Like many elements in the 1939 film, Dorothy's ruby slippers have passed into the realm of popular legend to become, quite possibly, the most famous piece of costuming in all of motion picture history. Their inclusion in Return to Oz was never really un question, and they are the only genuine physical and visual tie that viewers of the newer Oz film will have to the earlier one. But their appearance in such a major cinematic effort did pose problems, both legal and physical.
As created by Baum, the slippers were, of course, not "ruby" at all, but silver. When MGM changed the color in 1938, they became an integral part of their film, - as well as MGM pproperty. To avoid copyright infringement, special permission had to be obtained from Metro in order for the ruby slippers to appear in a Disney picture.
The new ruby slippers were hand-made by McPail. In all, he crafted seven pairs of shoes: two pair (size 3) for Ozma, two pair (Size 11) for the Nome King, and the remaining three for Dorothy. The shoes are worn by all three characters at different times in the film.
In construction, McPhail started with a plain red leather cork shoe with a Louis heel. This was then covered with reflective fabric onto which multi-faceted glass rubies were attached. These red stones, imported from Austria, first had to be soaked in sulfuric acid in order to remove their mercury backing. Then, two optical glues were used to attach and hold them in place: one sprayed directly on the fabric and a second attached directly to the shoes. Because of their faceting, each stone had to be place individually on each shoe.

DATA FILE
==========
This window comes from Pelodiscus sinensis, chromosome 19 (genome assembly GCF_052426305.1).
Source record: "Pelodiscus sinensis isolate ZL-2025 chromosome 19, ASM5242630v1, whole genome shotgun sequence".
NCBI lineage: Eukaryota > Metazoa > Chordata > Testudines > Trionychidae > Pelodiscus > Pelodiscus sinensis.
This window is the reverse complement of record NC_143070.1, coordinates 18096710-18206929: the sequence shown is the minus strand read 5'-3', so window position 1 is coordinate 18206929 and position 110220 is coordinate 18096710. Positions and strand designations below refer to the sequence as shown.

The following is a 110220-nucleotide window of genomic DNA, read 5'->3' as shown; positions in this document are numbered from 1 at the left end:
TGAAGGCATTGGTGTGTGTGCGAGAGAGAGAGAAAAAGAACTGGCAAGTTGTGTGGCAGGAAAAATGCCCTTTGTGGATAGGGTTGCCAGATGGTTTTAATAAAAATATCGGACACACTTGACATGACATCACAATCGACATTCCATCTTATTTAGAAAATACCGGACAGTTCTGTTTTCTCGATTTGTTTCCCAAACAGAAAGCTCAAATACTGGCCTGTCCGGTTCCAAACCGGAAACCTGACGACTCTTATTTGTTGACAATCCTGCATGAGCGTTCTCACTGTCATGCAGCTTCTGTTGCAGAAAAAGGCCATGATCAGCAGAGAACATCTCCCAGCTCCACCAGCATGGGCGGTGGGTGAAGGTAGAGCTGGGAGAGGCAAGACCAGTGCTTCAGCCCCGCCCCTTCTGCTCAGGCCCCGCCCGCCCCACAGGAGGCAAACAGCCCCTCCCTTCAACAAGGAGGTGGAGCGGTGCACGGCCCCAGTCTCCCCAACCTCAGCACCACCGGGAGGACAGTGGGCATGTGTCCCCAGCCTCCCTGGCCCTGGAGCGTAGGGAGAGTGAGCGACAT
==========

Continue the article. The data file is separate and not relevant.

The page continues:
To complicate matters further, no amount of glue was able to hold all the stones permanently in place - especially when they were jostled by under hot sound stage lights by active little girls.
The sparkling beauty of the slippers was later enhanced in post-production by the additional optical effects, which make the slippers seem to "glow" on screen.
"Fairuza Balk simply could not stay still between scenes," McPhail remembers. "After all, she's only 10 years old - you can't expect children to stay put. Even sitting in a chair, she would do things like tap her feet and click her shoes together. The stones would go rolling across the sound stage, and I would chase after them. We finally had to take the shoes off her between shots but, even so, I would end up sweeping the stage at the end of each day to try and collect whatever had fallen off."
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